Wendell Winkler talked about counseling in our “Preacher And His Work” class, a course it is my privilege now to teach at the Bear Valley Bible Institute. Specifically, brother Winkler was speaking about marriage counseling. Discussing that the details would always be unique, he told us that the issue was almost always the same: “selfishness.” While it might not be a problem with both spouses when there is a problem, he contended that at least one of the two would have a fundamental difficulty with selfishness. He ran us through a simulated conversation. The preacher asks, “What seems to be the problem?” The wife would begin, “He doesn’t listen to me. I am unhappy. He never considers my feelings…” The husband would break in, “Preacher, she has it all wrong. I do everything I can for her, and she doesn’t appreciate me. She doesn’t care what this is doing to my happiness….”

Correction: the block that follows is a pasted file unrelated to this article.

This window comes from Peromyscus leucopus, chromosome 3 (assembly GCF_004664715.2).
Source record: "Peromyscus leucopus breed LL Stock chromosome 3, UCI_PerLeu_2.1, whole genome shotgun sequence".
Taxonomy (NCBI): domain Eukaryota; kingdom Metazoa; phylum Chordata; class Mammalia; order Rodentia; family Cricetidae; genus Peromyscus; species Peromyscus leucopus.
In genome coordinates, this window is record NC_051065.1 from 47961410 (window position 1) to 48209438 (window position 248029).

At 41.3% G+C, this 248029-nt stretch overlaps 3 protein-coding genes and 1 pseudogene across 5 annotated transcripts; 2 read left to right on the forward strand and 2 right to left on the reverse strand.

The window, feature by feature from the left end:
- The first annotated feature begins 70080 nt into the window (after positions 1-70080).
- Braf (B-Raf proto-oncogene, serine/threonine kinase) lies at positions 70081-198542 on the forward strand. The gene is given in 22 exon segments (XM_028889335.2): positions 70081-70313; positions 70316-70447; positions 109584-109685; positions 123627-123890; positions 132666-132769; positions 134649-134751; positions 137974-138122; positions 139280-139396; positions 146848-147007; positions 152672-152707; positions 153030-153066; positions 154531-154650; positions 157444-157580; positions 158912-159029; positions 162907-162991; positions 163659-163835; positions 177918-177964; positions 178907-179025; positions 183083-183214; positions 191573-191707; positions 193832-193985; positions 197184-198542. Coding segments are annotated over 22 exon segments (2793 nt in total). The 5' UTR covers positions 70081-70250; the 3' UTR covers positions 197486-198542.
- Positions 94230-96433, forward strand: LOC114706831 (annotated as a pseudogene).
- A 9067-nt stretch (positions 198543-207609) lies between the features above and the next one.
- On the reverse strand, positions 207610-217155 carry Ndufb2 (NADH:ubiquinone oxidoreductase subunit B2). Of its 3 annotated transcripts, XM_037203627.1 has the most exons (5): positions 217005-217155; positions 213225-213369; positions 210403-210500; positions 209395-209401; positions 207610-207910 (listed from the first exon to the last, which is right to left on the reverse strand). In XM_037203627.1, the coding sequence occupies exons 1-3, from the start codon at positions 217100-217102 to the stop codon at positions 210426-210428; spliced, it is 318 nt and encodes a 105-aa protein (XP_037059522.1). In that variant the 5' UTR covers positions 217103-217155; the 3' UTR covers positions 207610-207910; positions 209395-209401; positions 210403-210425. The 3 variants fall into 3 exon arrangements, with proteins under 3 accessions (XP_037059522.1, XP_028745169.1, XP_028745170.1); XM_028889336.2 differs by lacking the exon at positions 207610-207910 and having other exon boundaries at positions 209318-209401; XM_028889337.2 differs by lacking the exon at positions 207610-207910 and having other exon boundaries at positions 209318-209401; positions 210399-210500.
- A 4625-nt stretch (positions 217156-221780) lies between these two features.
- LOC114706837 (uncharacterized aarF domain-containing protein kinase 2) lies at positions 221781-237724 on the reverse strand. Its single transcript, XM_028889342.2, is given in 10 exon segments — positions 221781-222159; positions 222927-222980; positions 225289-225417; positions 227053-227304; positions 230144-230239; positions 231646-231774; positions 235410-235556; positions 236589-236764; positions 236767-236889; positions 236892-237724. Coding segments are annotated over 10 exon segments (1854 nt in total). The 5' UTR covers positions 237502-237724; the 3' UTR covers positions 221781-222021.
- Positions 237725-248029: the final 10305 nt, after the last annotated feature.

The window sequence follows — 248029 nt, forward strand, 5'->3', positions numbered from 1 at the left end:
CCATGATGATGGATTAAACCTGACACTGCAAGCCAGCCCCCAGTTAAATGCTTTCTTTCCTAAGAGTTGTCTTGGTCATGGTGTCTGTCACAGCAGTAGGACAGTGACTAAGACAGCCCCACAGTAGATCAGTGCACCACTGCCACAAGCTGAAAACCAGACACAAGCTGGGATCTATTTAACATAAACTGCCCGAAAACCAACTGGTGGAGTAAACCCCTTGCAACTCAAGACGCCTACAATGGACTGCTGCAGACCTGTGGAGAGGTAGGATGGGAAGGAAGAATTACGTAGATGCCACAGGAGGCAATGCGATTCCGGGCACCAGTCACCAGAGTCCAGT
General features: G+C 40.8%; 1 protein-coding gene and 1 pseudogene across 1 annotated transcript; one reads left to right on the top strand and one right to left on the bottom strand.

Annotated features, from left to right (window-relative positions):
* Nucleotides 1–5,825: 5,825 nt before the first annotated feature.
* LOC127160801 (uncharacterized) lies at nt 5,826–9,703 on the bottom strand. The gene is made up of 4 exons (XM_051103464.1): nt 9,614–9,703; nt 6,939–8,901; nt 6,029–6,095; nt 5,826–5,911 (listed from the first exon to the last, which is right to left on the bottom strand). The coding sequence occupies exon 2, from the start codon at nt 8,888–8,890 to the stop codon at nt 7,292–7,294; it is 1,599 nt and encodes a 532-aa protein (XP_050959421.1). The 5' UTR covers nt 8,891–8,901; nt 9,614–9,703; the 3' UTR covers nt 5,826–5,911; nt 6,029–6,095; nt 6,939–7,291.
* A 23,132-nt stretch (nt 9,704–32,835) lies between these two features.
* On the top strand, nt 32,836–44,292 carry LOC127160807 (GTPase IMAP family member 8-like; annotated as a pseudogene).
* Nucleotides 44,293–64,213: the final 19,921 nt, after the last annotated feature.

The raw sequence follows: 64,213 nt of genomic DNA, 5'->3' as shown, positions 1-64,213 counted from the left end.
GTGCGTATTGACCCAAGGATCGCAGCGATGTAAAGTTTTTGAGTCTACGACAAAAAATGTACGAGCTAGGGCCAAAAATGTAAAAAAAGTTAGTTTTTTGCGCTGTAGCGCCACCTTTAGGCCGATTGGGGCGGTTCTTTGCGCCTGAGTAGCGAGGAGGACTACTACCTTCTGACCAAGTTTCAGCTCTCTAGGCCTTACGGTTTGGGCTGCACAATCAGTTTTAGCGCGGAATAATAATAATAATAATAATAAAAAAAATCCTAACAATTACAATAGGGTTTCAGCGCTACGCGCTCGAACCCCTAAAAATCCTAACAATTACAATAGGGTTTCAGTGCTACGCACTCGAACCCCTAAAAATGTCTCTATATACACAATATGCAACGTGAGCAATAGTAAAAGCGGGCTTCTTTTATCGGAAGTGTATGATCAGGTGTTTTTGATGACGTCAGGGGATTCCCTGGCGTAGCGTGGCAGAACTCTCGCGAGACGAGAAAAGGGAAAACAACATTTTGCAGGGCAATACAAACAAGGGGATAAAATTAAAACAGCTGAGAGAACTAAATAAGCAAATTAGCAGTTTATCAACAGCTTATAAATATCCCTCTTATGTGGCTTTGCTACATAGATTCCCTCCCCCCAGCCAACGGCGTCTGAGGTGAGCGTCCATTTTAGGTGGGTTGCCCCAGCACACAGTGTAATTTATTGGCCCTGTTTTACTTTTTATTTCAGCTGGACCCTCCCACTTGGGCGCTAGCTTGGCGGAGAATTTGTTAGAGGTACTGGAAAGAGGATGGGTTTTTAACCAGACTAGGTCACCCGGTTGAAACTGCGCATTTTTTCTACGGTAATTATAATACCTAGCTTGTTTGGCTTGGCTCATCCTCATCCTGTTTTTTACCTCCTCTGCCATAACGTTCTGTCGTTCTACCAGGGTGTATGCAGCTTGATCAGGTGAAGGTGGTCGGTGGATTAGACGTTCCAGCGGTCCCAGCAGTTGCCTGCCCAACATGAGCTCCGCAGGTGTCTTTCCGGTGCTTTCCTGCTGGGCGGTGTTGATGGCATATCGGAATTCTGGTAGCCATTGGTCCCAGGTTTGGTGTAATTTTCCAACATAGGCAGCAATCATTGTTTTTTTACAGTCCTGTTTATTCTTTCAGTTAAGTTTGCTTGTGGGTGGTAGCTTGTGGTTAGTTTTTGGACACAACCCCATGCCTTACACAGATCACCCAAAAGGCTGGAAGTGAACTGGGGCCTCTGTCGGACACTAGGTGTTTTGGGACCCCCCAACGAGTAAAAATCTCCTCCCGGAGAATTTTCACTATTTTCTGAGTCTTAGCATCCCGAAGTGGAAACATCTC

It is so fundamental and simple that such an observation seems like profound brilliance. Our problems, more often than not, are that we find ourself “me deep” in self. What a terrible place in which to find ourselves stuck. The only way to be free is to think of others, putting them before ourselves. Most church problems, family problems, and individual sin problems would disappear if we could conquer that basic inclination to be self-centered, self-absorbed, and self-preserving.
I am amazed that some people can go an entire lifetime focused on self. They are inevitably miserable, and they too often succeed in contributing misery to others. Let us resolve to follow in Jesus’ steps, actively seeking the good will and happiness of others. Ironically, it is the surest path to our own happiness and success.